Anyier Yuol shares her story and the power of seizing opportunities.
Born in Kenya's Kakuma refugee camp and raised by her auntie after the loss of her parents, Anyier developed a determined mindset early on. When she arrived in Australia at the age of 10 on a humanitarian visa, she made a conscious decision to embrace every opportunity.
When Anyier was offered a UNSW sports scholarship to study a Bachelor of Arts, she said “yes”. Reflecting on the decision now, Anyier says “UNSW has been part of my journey. I received my football scholarship to study here. UNSW builds future leaders and that’s been embedded in me through my education here”.
Bringing people together through sport
Discovering her passion for sports in Australia, Anyier excelled in football. Her exceptional talent caught the attention of a family friend who generously supported her club fees for six years.
In 2010 Anyier represented Australia at the FIFA Football for Hope Festival as part of the 2010 World Cup in South Africa.
Recognising the potential of sports to empower her community, Anyier launched "Football in the Park", creating a safe space for people to come together, play sports, and discuss community challenges.
Taking to the stage
After a sports injury, Anyier wanted to find a way to boost her confidence while making a positive impact and ventured into beauty pageants. But, she noticed a lack of diversity among participants.
Turning this challenge into an opportunity, she founded Miss Sahara, a groundbreaking beauty pageant exclusively for African-Australian women. This platform initiated conversations about inclusivity in the fashion industry and empowered young women through representation and leadership development.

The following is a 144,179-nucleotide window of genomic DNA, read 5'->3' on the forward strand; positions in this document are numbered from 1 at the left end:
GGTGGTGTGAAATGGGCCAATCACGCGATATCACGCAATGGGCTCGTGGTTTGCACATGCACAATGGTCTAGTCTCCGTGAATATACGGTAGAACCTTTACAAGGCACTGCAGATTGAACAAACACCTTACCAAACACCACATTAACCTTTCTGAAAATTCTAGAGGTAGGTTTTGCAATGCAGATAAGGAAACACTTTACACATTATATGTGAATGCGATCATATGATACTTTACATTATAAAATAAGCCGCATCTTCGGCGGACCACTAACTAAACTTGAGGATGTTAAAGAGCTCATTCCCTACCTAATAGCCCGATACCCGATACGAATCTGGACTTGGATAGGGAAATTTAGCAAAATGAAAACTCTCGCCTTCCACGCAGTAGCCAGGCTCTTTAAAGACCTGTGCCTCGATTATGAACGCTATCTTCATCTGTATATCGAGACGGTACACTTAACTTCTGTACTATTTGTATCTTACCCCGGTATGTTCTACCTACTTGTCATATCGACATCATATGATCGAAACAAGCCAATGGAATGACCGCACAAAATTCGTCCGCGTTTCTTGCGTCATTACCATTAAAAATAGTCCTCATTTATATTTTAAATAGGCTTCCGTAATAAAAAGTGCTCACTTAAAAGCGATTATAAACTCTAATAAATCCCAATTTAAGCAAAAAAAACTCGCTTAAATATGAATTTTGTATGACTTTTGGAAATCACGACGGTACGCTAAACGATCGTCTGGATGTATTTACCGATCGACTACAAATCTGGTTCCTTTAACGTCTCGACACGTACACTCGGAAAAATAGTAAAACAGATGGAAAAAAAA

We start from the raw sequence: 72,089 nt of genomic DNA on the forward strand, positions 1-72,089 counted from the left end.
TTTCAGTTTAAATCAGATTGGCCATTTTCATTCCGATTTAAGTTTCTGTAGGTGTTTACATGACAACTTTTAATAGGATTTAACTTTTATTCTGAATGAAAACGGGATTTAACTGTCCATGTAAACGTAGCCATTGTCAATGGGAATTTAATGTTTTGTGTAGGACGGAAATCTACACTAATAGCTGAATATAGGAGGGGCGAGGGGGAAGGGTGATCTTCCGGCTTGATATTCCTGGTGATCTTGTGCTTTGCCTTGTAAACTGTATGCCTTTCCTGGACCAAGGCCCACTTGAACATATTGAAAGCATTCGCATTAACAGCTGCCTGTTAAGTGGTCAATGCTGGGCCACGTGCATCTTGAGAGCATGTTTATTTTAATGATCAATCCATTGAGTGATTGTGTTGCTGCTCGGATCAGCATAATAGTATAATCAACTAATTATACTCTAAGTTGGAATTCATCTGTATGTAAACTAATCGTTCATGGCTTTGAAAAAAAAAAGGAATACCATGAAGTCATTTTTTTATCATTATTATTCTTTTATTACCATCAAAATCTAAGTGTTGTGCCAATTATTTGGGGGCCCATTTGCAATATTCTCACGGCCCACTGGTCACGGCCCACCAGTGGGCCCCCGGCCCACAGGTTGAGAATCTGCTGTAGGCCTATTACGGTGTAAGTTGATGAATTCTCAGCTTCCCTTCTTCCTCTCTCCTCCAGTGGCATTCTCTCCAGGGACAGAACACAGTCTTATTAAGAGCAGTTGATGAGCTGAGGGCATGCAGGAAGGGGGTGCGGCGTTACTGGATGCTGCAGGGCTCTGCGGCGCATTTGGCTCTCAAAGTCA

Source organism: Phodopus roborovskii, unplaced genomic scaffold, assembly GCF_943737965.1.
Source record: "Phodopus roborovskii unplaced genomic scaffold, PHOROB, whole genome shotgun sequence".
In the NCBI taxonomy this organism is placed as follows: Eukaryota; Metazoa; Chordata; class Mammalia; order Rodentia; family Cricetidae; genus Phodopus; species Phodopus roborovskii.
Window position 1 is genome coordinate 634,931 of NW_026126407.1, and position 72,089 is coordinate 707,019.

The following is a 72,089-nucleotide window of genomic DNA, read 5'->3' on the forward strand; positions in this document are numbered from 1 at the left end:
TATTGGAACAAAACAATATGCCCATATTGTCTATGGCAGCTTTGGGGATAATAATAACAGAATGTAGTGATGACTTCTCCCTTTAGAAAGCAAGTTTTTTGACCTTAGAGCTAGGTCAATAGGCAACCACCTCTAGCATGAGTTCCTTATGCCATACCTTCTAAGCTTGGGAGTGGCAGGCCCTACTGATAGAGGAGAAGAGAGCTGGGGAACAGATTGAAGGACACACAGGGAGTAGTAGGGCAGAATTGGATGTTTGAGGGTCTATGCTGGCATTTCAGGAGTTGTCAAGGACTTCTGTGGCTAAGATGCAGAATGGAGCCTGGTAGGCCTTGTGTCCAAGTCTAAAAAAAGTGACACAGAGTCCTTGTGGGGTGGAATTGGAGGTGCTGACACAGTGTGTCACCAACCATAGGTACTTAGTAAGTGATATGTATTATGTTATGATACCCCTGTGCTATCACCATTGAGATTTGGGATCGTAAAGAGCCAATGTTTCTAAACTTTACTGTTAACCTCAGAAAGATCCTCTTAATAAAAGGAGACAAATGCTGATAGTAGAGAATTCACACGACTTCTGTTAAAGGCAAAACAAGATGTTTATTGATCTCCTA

Driven by her commitment to advocacy and representation, Anyier established her own model management agency, providing opportunities for under-represented groups.
At the age of 25, Anyier became the chair of the Australian National Committee on Refugee Women, amplifying the voices of refugee women on a global scale.
Leading the conversation
Currently pursuing a PhD and running her own not-for-profit organisation, Lead Beyond Education, Anyier is dedicated to contributing to a more inclusive Australian society. Her research focuses on bride price practices within South Sudanese communities in Australia, exploring the intersection of traditional customs and the challenges faced in a new environment.
Anyier has recently returned to UNSW as a Diversity and Inclusion Training Facilitator in the Equity, Diversity and Inclusion team and prides UNSW on creating opportunities for future leaders. Anyier says, “our strategy to bring people together from diverse backgrounds is a passion of mine and I’m excited to be part of the conversation. There are many students who want to be part of the university but don’t have the opportunity. For me to come back to the University with this strategy in motion is great, it’s great to be part of the conversation.”
Anyier's journey exemplifies resilience and determination. Through her advocacy, achievements, and commitment to representation, she is reshaping perceptions and making a lasting impact on the lives of others.